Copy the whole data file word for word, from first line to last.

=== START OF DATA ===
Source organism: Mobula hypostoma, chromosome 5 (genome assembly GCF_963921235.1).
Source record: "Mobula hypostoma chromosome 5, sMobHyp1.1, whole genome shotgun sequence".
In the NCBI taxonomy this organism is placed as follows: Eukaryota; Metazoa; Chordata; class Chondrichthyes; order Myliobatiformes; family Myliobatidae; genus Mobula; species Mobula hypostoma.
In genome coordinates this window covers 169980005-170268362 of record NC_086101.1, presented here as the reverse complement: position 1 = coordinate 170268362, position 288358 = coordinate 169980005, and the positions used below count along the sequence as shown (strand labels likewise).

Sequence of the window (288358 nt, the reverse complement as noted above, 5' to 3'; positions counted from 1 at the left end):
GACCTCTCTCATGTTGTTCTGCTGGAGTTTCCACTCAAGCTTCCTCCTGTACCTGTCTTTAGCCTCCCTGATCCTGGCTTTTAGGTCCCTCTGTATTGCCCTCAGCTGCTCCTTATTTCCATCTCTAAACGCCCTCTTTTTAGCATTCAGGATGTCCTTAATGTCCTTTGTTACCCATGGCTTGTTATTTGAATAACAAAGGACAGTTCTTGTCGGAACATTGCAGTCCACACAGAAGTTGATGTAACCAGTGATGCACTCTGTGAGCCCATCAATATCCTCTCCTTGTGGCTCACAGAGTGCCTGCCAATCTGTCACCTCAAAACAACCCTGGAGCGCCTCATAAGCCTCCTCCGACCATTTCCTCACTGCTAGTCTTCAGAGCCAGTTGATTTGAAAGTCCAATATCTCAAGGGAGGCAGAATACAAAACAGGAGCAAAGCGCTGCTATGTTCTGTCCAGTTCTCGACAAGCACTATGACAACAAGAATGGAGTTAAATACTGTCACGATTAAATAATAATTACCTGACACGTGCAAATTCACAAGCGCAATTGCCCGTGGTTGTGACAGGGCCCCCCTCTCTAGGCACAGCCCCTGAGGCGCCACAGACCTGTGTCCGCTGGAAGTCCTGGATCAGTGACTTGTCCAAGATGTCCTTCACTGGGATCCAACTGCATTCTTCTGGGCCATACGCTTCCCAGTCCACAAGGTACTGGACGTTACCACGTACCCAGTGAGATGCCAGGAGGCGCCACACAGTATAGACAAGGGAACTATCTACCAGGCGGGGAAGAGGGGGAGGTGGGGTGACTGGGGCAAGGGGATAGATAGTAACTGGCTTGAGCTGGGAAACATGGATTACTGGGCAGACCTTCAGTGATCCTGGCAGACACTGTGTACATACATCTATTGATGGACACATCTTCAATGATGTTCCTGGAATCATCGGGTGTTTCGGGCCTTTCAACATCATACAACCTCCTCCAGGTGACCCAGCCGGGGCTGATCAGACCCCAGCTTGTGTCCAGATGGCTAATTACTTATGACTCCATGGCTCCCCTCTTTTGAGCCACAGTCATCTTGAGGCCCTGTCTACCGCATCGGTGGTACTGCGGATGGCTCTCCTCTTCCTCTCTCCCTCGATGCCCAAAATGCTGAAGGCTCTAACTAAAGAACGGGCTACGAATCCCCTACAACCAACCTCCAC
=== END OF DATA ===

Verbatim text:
Source organism: Mobula hypostoma, chromosome 5 (genome assembly GCF_963921235.1).
Source record: "Mobula hypostoma chromosome 5, sMobHyp1.1, whole genome shotgun sequence".
In the NCBI taxonomy this organism is placed as follows: Eukaryota; Metazoa; Chordata; class Chondrichthyes; order Myliobatiformes; family Myliobatidae; genus Mobula; species Mobula hypostoma.
In genome coordinates this window covers 169980005-170268362 of record NC_086101.1, presented here as the reverse complement: position 1 = coordinate 170268362, position 288358 = coordinate 169980005, and the positions used below count along the sequence as shown (strand labels likewise).

Sequence of the window (288358 nt, the reverse complement as noted above, 5' to 3'; positions counted from 1 at the left end):
GACCTCTCTCATGTTGTTCTGCTGGAGTTTCCACTCAAGCTTCCTCCTGTACCTGTCTTTAGCCTCCCTGATCCTGGCTTTTAGGTCCCTCTGTATTGCCCTCAGCTGCTCCTTATTTCCATCTCTAAACGCCCTCTTTTTAGCATTCAGGATGTCCTTAATGTCCTTTGTTACCCATGGCTTGTTATTTGAATAACAAAGGACAGTTCTTGTCGGAACATTGCAGTCCACACAGAAGTTGATGTAACCAGTGATGCACTCTGTGAGCCCATCAATATCCTCTCCTTGTGGCTCACAGAGTGCCTGCCAATCTGTCACCTCAAAACAACCCTGGAGCGCCTCATAAGCCTCCTCCGACCATTTCCTCACTGCTAGTCTTCAGAGCCAGTTGATTTGAAAGTCCAATATCTCAAGGGAGGCAGAATACAAAACAGGAGCAAAGCGCTGCTATGTTCTGTCCAGTTCTCGACAAGCACTATGACAACAAGAATGGAGTTAAATACTGTCACGATTAAATAATAATTACCTGACACGTGCAAATTCACAAGCGCAATTGCCCGTGGTTGTGACAGGGCCCCCCTCTCTAGGCACAGCCCCTGAGGCGCCACAGACCTGTGTCCGCTGGAAGTCCTGGATCAGTGACTTGTCCAAGATGTCCTTCACTGGGATCCAACTGCATTCTTCTGGGCCATACGCTTCCCAGTCCACAAGGTACTGGACGTTACCACGTACCCAGTGAGATGCCAGGAGGCGCCACACAGTATAGACAAGGGAACTATCTACCAGGCGGGGAAGAGGGGGAGGTGGGGTGACTGGGGCAAGGGGATAGATAGTAACTGGCTTGAGCTGGGAAACATGGATTACTGGGCAGACCTTCAGTGATCCTGGCAGACACTGTGTACATACATCTATTGATGGACACATCTTCAATGATGTTCCTGGAATCATCGGGTGTTTCGGGCCTTTCAACATCATACAACCTCCTCCAGGTGACCCAGCCGGGGCTGATCAGACCCCAGCTTGTGTCCAGATGGCTAATTACTTATGACTCCATGGCTCCCCTCTTTTGAGCCACAGTCATCTTGAGGCCCTGTCTACCGCATCGGTGGTACTGCGGATGGCTCTCCTCTTCCTCTCTCCCTCGATGCCCAAAATGCTGAAGGCTCTAACTAAAGAACGGGCTACGAATCCCCTACAACCAACCTCCAC